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Shiao-ling Yu, Associate Professor of Chinese. She teaches upper-division Chinese language, Chinese culture, and literature courses.
The Chinese program currently offers three years of language instruction, and three Chinese culture courses taught in English. At the present, students can get a minor in Asian Languages and Cultures with a concentration in Chinese. The language courses aim at developing proficiency in both spoken and written Chinese. The three culture courses cover the entire span of Chinese culture from ancient times to the present, presenting a panoramic view of Chinese contributions to global cultural, scientific, and social processes. Many students not in the Chinese program also take these courses to fulfill Bacc Core requirements.
In addition to on-campus course work, our students can participate in study-abroad programs in mainland China, Taiwan, and Hong Kong where they can experience what they learned in the classrooms. Our program has prepared our graduates for a variety of careers: some are employed in international business, some teach English in China or work as editors in Taiwan.
Information on new ECampus CHN311/312/313 course (Word Doc).
PHOTO: Shiao-ling Yu presenting a paper at the AAS-in-Asia Conference in Singapore, 17-19 July 2014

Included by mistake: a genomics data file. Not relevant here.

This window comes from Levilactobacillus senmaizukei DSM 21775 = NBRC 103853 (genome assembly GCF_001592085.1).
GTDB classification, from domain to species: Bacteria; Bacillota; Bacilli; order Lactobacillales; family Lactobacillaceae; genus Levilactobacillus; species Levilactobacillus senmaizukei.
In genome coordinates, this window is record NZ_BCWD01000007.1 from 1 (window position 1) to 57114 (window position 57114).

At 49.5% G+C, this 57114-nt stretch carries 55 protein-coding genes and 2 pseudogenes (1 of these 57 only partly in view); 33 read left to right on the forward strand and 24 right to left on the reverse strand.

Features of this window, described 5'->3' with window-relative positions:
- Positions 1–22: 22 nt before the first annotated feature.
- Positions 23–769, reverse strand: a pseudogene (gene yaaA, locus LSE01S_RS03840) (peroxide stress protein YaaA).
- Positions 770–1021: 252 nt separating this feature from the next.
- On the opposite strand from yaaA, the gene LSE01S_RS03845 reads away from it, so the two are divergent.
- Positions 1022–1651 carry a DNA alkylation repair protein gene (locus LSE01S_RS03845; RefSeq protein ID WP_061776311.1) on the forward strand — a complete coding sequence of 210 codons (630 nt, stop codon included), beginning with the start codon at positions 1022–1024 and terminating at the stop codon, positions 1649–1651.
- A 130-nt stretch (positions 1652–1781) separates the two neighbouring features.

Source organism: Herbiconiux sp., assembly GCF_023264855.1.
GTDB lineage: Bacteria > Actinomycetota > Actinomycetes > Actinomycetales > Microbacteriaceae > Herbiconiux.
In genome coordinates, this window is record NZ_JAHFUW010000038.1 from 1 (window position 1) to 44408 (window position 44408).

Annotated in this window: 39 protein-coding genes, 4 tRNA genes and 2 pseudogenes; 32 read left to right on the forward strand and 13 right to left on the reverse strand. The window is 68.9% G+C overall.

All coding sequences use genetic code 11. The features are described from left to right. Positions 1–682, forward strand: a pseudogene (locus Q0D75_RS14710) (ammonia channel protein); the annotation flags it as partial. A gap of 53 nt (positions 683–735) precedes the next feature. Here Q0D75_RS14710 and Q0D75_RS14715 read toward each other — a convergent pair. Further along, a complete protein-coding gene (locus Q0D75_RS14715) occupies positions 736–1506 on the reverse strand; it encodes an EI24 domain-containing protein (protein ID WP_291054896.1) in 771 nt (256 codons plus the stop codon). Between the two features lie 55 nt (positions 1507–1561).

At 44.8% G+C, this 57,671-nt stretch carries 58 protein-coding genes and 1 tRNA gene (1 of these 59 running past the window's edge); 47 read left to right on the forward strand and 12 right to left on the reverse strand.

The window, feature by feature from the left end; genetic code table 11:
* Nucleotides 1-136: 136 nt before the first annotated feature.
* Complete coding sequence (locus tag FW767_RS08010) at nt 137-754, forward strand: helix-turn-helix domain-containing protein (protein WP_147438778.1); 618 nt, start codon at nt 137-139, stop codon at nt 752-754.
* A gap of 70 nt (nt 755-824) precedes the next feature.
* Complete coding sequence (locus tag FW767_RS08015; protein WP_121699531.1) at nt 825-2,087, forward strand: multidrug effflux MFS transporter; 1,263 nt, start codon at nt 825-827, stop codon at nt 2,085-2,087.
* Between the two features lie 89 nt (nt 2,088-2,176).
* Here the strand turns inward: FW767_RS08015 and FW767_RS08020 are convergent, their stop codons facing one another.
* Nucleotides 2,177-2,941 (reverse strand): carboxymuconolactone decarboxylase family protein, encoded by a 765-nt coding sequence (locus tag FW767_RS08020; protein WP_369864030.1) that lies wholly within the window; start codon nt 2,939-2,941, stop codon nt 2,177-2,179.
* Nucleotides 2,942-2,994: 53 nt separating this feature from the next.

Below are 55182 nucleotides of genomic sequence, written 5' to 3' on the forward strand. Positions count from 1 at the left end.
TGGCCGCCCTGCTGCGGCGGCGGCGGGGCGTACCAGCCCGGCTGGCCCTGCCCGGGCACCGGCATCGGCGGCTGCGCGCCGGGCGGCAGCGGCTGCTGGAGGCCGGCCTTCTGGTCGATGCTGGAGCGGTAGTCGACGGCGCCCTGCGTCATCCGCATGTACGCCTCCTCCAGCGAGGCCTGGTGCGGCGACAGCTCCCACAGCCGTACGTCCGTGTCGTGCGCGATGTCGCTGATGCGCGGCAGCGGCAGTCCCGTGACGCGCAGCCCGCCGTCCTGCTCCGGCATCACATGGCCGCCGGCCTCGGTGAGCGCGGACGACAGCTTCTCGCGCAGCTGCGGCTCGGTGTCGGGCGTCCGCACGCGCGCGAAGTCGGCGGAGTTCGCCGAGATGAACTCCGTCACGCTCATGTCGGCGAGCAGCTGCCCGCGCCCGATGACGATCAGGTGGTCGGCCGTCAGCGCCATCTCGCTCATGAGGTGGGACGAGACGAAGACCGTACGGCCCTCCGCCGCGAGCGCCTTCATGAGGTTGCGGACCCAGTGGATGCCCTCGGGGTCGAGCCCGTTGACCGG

Watch third-year Chinese students performing a skit "Who Will be My Wife" (script by Shiao-ling Yu) on the World Language and Culture Day, May 14, 2014 at OSU.
Watch second-year Chinese students' poetry recital, songs and dances on the same day.
Chinese is spoken by one-fifth of the world’s population; it is also one of the six official languages used by the United Nations. With a population of 1.3 billion and the world’s second largest economy, China is a major player on the world stage and the Chinese language is fast becoming a global language. Students with proficiency in Chinese will have the opportunity to work in international business, which commands high salaries. Chinese culture is one of the oldest in the world and has exerted profound influences on other East Asian countries. For students in the humanities, knowledge of the Chinese language will enable them to study Chinese art, history, literature, and philosophy in the original language. For students who do not know Chinese, we offer Chinese culture courses taught in English, which fulfill Bacc. Core requirements. If you have advanced degrees in Asian studies, you can teach at Chinese universities; even a B.A. can find good paying jobs teaching English to secondary and primary school students as more and more Chinese want to learn English. In short, learning Chinese will not only broaden your intellectual horizons but also increase your job opportunities.
Forbidden City in Beijing, China